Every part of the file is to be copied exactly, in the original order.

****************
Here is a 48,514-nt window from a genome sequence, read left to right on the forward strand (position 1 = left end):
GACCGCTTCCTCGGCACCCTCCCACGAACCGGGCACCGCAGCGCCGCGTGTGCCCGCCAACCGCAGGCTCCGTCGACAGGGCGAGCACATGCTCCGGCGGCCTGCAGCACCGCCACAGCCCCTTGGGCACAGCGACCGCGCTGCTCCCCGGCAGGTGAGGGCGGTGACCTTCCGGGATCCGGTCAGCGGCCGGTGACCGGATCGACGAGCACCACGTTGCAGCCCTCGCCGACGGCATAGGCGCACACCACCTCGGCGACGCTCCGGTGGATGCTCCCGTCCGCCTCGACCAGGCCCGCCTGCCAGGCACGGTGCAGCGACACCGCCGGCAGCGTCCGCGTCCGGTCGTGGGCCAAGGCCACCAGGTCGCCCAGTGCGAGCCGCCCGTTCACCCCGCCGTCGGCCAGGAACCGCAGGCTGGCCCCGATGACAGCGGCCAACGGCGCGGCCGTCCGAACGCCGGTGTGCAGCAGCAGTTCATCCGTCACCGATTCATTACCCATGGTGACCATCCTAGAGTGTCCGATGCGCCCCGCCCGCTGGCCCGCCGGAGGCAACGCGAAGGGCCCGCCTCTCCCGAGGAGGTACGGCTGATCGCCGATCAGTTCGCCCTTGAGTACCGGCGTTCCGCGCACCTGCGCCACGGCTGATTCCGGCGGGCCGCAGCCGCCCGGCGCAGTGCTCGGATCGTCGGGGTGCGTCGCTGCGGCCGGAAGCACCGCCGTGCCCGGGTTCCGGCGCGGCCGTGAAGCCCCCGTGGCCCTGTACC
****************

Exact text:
Here is a 48,514-nt window from a genome sequence, read left to right on the forward strand (position 1 = left end):
GACCGCTTCCTCGGCACCCTCCCACGAACCGGGCACCGCAGCGCCGCGTGTGCCCGCCAACCGCAGGCTCCGTCGACAGGGCGAGCACATGCTCCGGCGGCCTGCAGCACCGCCACAGCCCCTTGGGCACAGCGACCGCGCTGCTCCCCGGCAGGTGAGGGCGGTGACCTTCCGGGATCCGGTCAGCGGCCGGTGACCGGATCGACGAGCACCACGTTGCAGCCCTCGCCGACGGCATAGGCGCACACCACCTCGGCGACGCTCCGGTGGATGCTCCCGTCCGCCTCGACCAGGCCCGCCTGCCAGGCACGGTGCAGCGACACCGCCGGCAGCGTCCGCGTCCGGTCGTGGGCCAAGGCCACCAGGTCGCCCAGTGCGAGCCGCCCGTTCACCCCGCCGTCGGCCAGGAACCGCAGGCTGGCCCCGATGACAGCGGCCAACGGCGCGGCCGTCCGAACGCCGGTGTGCAGCAGCAGTTCATCCGTCACCGATTCATTACCCATGGTGACCATCCTAGAGTGTCCGATGCGCCCCGCCCGCTGGCCCGCCGGAGGCAACGCGAAGGGCCCGCCTCTCCCGAGGAGGTACGGCTGATCGCCGATCAGTTCGCCCTTGAGTACCGGCGTTCCGCGCACCTGCGCCACGGCTGATTCCGGCGGGCCGCAGCCGCCCGGCGCAGTGCTCGGATCGTCGGGGTGCGTCGCTGCGGCCGGAAGCACCGCCGTGCCCGGGTTCCGGCGCGGCCGTGAAGCCCCCGTGGCCCTGTACC